Taking components from other professional licensing models, the ATA SRO certifies its independent auditors for limited periods of time after which they must renew their certification. Equally important is the nature of the ATA SRO accreditation process to companies. Not unlike a financial accounting audit, companies that achieve the ATA SRO seal of accreditation receive that award subject to the audit performed at that point in time. It is imperative to the SRO that both the auditors certified and the companies accredited remain educated and continuously compliant. Therefore, and as should be expected, the ATA SRO has crafted a plan to deliver authoritative, unbiased processes and tools with ongoing compliance as a universal industry goal.
The scope of a firm’s audit is up to the company itself, based on selecting either inbound or outbound channels for audit or both. Companies can even send their internal compliance officers or staff to be trained in the auditing process and support tools.
How can the SRO process be of benefit? The ATA says that corporate executives or managers saddled with risk management responsibilities tied to contact center operations should have external tools whereby they can obtain unbiased and report driven status of their compliance protocols. This is the exact purpose of the audit software. Have staff trained in policy, trained in the SRO analytic software and self assess to determine where your company is vulnerable. Firms may then enlist the independent auditor to evaluate it, deliver conclusive findings to the ATA SRO and be potentially accredited by the organization.
There are no hard and fast costs and timeframes for the ATA SRO audits and certifications owing to the great diversity between companies and the scale of contact centers. So much is determined by the size of audited operations as well as the geography involved. Nevertheless, the ATA says the process is designed to be comprehensive, relatively non-operationally constrictive yet performed as quickly as those involved can devote to the exercise.
The SRO program continues to mature. 2008 could be viewed as the ‘beta’ year for the initiative. Deployment with successes in both certifying auditors and accrediting a company has proven that the ATA SRO is a viable tool. Originally focused on expressly for independent auditing, the past year has revealed a desire for internal staff of companies to have the benefits of the SRO procedure, thereby providing further evidence of ATA SRO program’s merit.
Might the program expand beyond and conduct training elsewhere? That will be determined as the ATA SRO grows in adoption. Consider any of the now familiar professional licensing programs. They, too, started with noble initiatives to administer the benchmarks of professional business conduct. The ATA SRO aspires, in years ahead, to be the recognized facilitator of this conduct for the contact center industry.
Have home-based agents? Ask them to recycle/e-cycle their old computers, printers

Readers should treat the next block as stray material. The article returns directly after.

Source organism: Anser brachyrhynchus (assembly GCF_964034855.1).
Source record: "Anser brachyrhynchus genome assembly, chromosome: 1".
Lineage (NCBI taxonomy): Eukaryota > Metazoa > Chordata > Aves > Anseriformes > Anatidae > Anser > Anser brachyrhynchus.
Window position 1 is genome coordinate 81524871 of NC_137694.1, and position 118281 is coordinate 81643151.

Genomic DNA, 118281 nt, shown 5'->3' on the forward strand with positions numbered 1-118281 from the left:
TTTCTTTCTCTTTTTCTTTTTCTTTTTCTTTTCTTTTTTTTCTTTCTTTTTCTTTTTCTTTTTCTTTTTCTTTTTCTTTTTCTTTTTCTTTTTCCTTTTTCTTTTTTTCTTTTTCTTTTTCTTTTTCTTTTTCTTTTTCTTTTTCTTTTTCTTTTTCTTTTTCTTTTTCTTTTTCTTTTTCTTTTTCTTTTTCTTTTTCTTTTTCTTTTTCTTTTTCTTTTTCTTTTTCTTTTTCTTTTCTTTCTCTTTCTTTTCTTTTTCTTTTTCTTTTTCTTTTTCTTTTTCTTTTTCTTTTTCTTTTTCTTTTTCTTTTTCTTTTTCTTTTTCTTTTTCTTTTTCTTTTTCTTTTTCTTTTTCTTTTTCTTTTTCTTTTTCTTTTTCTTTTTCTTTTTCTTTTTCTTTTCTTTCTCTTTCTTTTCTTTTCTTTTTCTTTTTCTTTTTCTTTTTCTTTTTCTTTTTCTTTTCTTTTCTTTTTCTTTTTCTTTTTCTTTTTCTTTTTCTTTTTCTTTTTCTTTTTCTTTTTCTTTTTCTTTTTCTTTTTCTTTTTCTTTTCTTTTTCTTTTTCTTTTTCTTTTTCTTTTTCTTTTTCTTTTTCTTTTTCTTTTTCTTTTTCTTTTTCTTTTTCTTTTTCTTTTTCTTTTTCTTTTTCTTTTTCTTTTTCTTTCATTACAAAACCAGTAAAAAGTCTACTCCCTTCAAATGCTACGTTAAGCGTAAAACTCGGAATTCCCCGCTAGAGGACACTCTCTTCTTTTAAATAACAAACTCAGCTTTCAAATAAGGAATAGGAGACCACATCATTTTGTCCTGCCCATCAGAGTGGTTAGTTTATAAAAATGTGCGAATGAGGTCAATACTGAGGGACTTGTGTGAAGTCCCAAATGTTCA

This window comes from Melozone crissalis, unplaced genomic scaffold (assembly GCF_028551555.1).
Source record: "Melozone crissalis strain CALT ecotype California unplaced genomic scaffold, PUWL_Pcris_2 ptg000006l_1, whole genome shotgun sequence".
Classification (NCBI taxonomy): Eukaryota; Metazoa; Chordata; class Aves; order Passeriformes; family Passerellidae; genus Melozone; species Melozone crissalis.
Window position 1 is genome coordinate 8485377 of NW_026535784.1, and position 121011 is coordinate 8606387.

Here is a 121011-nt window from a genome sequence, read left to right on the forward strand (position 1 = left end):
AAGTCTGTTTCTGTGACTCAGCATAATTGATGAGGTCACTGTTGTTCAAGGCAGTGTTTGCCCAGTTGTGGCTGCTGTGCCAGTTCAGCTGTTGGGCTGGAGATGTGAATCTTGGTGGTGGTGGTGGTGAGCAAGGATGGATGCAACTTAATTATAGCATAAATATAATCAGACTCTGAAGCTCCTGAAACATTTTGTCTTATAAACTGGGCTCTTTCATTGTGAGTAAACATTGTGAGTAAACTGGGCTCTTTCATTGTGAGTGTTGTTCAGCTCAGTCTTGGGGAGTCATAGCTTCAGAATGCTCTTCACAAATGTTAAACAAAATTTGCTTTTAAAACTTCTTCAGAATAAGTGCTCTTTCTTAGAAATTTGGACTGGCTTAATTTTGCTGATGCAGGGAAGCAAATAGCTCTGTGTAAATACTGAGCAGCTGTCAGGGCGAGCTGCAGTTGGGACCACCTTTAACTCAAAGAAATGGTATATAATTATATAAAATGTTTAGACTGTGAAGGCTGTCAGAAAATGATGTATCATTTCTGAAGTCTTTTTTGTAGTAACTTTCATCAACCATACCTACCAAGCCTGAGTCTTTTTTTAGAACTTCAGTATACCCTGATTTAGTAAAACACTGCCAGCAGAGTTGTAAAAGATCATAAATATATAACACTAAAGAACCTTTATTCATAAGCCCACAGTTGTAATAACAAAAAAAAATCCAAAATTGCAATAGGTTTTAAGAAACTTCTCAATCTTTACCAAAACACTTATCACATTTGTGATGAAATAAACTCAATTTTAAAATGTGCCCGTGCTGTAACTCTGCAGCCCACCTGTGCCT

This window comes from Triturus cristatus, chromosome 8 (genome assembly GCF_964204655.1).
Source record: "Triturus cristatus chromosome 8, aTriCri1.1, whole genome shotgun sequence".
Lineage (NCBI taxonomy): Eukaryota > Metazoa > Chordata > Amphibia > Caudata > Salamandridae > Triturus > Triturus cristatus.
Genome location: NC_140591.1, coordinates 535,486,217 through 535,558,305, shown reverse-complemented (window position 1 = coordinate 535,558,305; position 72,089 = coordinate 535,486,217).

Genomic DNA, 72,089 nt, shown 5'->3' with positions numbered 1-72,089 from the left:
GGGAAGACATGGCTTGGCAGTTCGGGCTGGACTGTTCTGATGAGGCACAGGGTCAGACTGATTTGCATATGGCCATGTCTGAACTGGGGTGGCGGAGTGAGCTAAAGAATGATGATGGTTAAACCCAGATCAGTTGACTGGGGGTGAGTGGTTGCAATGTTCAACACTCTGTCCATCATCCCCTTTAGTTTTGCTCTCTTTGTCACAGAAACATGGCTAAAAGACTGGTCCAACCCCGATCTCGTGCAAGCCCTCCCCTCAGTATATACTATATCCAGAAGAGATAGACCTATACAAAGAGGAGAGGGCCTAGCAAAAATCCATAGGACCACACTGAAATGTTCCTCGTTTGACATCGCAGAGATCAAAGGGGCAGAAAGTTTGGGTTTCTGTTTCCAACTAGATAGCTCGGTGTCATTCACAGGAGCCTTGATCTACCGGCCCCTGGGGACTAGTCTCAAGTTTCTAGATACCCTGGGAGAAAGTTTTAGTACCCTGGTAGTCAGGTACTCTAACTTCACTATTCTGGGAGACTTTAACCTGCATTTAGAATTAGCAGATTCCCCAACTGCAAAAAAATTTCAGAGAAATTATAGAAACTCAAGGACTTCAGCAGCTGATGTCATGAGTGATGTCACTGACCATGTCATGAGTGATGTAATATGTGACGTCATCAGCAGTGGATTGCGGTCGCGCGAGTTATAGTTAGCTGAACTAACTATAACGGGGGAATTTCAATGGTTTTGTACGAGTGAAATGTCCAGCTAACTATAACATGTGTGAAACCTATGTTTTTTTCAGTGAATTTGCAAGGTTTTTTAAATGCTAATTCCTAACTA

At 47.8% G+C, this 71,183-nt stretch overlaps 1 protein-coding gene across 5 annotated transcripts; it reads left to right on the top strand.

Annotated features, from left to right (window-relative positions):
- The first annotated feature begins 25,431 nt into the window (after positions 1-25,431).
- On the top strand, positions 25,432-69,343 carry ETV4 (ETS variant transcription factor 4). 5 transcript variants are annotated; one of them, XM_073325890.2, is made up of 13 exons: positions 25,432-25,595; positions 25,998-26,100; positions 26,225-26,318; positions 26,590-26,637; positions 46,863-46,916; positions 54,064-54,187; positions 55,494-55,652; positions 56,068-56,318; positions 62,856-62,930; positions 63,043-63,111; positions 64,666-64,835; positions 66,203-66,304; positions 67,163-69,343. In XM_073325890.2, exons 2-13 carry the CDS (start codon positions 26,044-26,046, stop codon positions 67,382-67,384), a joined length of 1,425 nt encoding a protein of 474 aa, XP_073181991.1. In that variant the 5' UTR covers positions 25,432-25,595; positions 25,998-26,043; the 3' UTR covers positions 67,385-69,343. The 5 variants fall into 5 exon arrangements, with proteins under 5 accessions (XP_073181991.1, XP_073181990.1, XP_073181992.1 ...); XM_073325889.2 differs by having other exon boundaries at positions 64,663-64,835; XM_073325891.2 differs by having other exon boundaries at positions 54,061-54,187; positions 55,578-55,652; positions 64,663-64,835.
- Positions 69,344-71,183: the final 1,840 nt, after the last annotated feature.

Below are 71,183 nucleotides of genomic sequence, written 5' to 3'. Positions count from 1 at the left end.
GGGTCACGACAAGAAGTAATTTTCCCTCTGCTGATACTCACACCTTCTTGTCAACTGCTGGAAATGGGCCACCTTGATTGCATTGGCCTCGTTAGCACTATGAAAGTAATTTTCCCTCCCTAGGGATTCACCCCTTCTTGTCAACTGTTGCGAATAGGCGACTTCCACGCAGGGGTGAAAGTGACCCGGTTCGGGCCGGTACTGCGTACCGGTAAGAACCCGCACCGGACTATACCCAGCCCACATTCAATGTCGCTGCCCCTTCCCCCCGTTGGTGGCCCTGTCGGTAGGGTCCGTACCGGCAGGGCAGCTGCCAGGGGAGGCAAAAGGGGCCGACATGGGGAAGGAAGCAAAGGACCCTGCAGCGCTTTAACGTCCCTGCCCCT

Computers and other electronic items do wear out. Instead of tossing them into the trash, where their toxic materials can poison the water supply as well as create huge landfills, ask your home agents when they are faced with buying/obtaining from you new units to recycle old ones instead.
There are now more opportunities to become part of the solution through e-waste recycling or e-cycling. Two more states, Oregon and Washington began e-cycling on Jan.1 for computers, monitors, and TVs though for not other devices such as cellphones, mice, and printers. Oregon also has a prod; beginning in 2010 it will be illegal to dump computers and TVs.
There are now 17 states with similar programs; the National Center for Electronics Recycling www.electronicsrecycling.org tracks such laws. It estimates that just under-50 percent of the U.S. population is now covered by such measures. They should be making a dent in the mountains of electronic garbage created in the U.S. in 2007 Americans generated about 232 million units of computer and TV-related e-waste, of which only 18 percent was recycled.
Washington State estimates that it will collect and process over 20 million pounds of electronic waste in the first year of operations; the state has about 6.4 million residents. It has set up network will include over 200 individual collection sites, in every county in the state and in every city or town with a population greater than 10,000.
Yet unlike in other states that have set up similar programs, such as California, where consumers must pay to dispose, Oregon's and Washington State's are paid for by manufacturers and free to consumers. Officials say that provision will give incentives to participate. The states also say they will closely monitor the programs to make sure the toxic boxes and pieces do not get dumped in other countries where e-waste disposal controls and methods are comparatively lax.
The Oregon and Washington State plans make sense because they adopt the polluter-pay principle, which if followed logically by manufacturers, will prod them to make more adaptable, longer lasting, and versatile products made of less nasty materials to limit waste and pollution. It should to kick them into making and reusing 'nonintelligent' items such as keyboards, keypads, and mice.